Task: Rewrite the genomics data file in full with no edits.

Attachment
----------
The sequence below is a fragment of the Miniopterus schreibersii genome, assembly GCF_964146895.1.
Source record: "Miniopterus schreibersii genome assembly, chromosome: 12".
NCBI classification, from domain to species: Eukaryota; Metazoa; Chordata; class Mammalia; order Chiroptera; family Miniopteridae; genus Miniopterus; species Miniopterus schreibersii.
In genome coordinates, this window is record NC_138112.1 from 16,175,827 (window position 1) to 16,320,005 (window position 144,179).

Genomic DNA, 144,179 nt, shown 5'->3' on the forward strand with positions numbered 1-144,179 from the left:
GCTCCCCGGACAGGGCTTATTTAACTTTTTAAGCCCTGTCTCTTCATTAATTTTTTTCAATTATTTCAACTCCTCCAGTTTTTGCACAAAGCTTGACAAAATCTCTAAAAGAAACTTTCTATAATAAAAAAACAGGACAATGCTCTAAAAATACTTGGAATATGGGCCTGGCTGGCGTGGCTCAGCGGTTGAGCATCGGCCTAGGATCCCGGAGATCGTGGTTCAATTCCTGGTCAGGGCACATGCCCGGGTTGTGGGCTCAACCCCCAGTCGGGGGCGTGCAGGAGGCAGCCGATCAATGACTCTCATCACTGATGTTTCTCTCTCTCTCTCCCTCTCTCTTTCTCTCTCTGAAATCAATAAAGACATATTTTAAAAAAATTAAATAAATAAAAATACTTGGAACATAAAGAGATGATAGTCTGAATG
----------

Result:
The sequence below is a fragment of the Miniopterus schreibersii genome, assembly GCF_964146895.1.
Source record: "Miniopterus schreibersii genome assembly, chromosome: 12".
NCBI classification, from domain to species: Eukaryota; Metazoa; Chordata; class Mammalia; order Chiroptera; family Miniopteridae; genus Miniopterus; species Miniopterus schreibersii.
In genome coordinates, this window is record NC_138112.1 from 16,175,827 (window position 1) to 16,320,005 (window position 144,179).

Genomic DNA, 144,179 nt, shown 5'->3' on the forward strand with positions numbered 1-144,179 from the left:
GCTCCCCGGACAGGGCTTATTTAACTTTTTAAGCCCTGTCTCTTCATTAATTTTTTTCAATTATTTCAACTCCTCCAGTTTTTGCACAAAGCTTGACAAAATCTCTAAAAGAAACTTTCTATAATAAAAAAACAGGACAATGCTCTAAAAATACTTGGAATATGGGCCTGGCTGGCGTGGCTCAGCGGTTGAGCATCGGCCTAGGATCCCGGAGATCGTGGTTCAATTCCTGGTCAGGGCACATGCCCGGGTTGTGGGCTCAACCCCCAGTCGGGGGCGTGCAGGAGGCAGCCGATCAATGACTCTCATCACTGATGTTTCTCTCTCTCTCTCCCTCTCTCTTTCTCTCTCTGAAATCAATAAAGACATATTTTAAAAAAATTAAATAAATAAAAATACTTGGAACATAAAGAGATGATAGTCTGAATG